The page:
Today's post is one which got missed in despatchs around the time of my birthday back in April. St Mary's Church at Kempley on the Gloucestershire/Herefordshire borders is far too interesting to ignore, so I will tell you about it today. We had heard about its wonderful NORMAN wall paintings. Yes - Norman - that's 12th C (or elevenhundredandsomething to those of us who use their fingers for counting!) That they survived at all is absolutely amazing, but we must thank those with whitewash brushes after the Reformation, who painted over the marvellous artwork and thus saved it for posterity, although the colours are just a pale echo of what they would have been when the frescos were originally painted.
The manor of Kempley belonged to the de Lacy family, Norman knights who had settled there. The church is thus 900 years old. Baron Hugh de Lacy was a confidant and advisor to Henry I and he almost certainly had the church built in memory of his father, Walter de Lacy who came over with William the Conqueror. The paintings date from this time too. After being covered in whitewash, they were not rediscovered until the 20th C. The tower dates from the 13th C and was added at a time when the Welsh wars involving Edward I (who had many defensive castles built in the principality to "control" the Welsh) were causing civil unrest, although it is not known if they had much effect at Kempley.
It is a quiet spot now, and it was probably thus ever since the villagers gradually migrated to higher ground a couple of miles from the church.
Sculped design at the top of one of the capitals.
Note: above and to the left of the lovely Norman arch is a little doorway. There is one just like it at Manorbier church (dates from a similar period), and was for refuge - the rope you climbed up (as priest?) would then be drawn up after you. Fine and dandy unless the attackers decide to set fire to the church!
"The subject of the paintings in the chancel seems to be the Last Judgement. In the centre of the barrel-vaulted ceiling Christ sits upon a rainbow, adored by winged angels (seraphim); on either side of him stand the twelve apostles, with the Virgin Mary and St Peter closest to the chancel arch.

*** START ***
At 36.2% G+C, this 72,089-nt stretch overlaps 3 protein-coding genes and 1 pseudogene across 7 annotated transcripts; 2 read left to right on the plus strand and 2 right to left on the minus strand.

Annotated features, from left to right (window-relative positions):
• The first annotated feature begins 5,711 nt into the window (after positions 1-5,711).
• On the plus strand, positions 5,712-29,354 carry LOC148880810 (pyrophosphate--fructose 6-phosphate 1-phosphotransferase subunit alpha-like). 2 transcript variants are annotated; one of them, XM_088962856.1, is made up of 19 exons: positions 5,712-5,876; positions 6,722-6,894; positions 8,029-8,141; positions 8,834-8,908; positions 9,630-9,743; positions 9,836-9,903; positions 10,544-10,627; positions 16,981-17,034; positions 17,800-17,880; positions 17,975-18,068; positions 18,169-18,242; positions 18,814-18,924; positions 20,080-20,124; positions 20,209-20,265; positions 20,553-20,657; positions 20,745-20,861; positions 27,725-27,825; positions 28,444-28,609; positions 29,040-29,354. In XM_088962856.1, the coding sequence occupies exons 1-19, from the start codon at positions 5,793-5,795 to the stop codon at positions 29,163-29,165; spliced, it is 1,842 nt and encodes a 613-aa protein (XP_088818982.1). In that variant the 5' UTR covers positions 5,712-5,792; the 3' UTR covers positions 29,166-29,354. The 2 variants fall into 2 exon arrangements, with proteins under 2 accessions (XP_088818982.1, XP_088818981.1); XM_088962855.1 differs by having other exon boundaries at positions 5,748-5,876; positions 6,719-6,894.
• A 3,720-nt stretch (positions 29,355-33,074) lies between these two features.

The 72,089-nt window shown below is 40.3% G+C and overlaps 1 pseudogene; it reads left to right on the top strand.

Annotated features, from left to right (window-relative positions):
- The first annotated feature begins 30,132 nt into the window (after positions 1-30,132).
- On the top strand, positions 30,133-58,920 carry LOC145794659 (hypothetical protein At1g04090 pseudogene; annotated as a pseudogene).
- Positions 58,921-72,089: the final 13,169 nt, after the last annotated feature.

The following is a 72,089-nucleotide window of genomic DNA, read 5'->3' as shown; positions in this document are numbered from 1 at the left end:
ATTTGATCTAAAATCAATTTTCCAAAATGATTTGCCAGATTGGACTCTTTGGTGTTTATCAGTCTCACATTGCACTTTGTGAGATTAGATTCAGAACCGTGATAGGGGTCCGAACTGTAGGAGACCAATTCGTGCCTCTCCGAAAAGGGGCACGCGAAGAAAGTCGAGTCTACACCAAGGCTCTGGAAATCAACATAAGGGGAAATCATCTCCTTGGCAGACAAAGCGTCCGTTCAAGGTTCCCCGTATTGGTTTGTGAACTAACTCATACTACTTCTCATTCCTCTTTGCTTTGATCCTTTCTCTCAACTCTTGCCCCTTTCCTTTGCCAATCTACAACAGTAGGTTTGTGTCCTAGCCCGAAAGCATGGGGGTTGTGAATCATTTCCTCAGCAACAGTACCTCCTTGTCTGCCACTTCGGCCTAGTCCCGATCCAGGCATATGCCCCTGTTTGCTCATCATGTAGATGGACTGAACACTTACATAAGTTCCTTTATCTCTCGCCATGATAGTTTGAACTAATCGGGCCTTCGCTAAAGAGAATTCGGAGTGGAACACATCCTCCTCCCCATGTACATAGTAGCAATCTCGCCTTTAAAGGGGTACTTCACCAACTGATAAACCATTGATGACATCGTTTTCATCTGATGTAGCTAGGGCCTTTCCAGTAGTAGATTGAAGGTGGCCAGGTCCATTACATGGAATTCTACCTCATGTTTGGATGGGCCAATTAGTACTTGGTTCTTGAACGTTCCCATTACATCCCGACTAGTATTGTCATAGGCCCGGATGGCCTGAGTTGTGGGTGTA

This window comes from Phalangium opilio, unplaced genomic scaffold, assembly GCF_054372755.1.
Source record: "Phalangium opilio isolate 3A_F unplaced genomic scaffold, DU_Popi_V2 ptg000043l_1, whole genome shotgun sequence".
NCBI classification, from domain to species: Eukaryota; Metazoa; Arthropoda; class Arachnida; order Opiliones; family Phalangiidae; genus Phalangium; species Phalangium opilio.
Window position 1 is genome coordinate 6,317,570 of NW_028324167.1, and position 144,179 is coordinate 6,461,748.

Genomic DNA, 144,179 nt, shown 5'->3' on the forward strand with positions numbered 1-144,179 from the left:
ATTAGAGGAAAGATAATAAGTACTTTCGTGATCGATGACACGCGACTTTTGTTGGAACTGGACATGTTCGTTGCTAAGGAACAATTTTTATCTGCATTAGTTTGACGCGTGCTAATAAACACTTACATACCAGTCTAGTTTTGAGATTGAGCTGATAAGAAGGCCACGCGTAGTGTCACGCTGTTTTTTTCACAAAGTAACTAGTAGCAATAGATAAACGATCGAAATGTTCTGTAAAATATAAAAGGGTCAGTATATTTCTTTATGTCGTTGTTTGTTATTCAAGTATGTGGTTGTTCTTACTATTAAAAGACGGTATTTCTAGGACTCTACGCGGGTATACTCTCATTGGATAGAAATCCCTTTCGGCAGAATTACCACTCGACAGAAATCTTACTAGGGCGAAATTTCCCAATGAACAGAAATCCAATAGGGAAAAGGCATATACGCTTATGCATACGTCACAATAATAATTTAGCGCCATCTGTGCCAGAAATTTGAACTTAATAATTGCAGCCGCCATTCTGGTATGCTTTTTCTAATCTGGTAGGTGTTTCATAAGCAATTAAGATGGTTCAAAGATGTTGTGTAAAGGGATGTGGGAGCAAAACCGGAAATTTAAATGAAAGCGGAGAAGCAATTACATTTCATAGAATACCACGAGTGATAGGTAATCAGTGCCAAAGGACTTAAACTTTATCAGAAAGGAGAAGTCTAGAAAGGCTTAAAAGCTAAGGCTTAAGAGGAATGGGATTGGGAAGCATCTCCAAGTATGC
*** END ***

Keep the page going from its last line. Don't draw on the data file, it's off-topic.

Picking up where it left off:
Above the simple round-headed windows there are representations of the heavenly Jerusalem, and between the windows and the east wall there are two figures with the hats and staffs of lay pilgrims. These are almost certainly Hugh and Walter de Lacy. The identity of the bishops painted on either side of the east window is not known, but they may be early popes.
Wall paintings of this kind are very rare in England and their muted colours and treatment of drapery are typical of the Romanesque style of painting in France. The artist may well have been a French monk from Hugh de Lacy’s own foundation at Llanthony Priory.*In the nave of the church there are more paintings of a slightly later, probably 14th century, date. These are worked in tempera painted on dry lime mortar unlike those in the chancel which are frescoes (painted directly onto wet plaster). Their subjects – appropriate for the nave of a church, which was used by the laity – warn of the dangers of temptation; they include the Wheel of Life and St Anthony and the Devil." Extract from the English Heritage webpage about this fascinating church.
Double click on these to read about the paintings.
This splendid coffer was literally a tree trunk roughly squared off and then hollowed out and kept locked with huge blacksmith-made strap hinges. It dates from the 16th Century and the tree used was approximately 250 years old when felled.
This caught my eye: "Aged 7 months" - poor little mite. In this day and age it is hard to comprehend the scale of infant mortality mothers suffered in previous centuries.
All the solid oak doors had beautiful hinges.
Decorative gravestones in the churchyard. Slight changes in the headstone designs can date them accurately even if the dates have worn away.
William Wingod: his memorial.
Although the beautiful wild daffodils had gone over, Cowslips were there in abundance.
Two views of this beautiful old church. It had an atmosphere all of its own and I know that the spot it was built on was chosen deliberately. Inside, there were two definite focal points where - how do I describe this - you could pick up on "something" - earth energy is the nearest I can come to putting a name to it. In one spot it was almost like a vibration. It was one of the reasons we visited, as my friend had told me about it - although it had been much stronger when she visited a couple of weeks earlier. Strange.
HERE is another link you may want to visit.
* I will do a posting about Llanthony Priory over the weekend. It is a beautiful place to visit and one of our favourite destinations for an outing.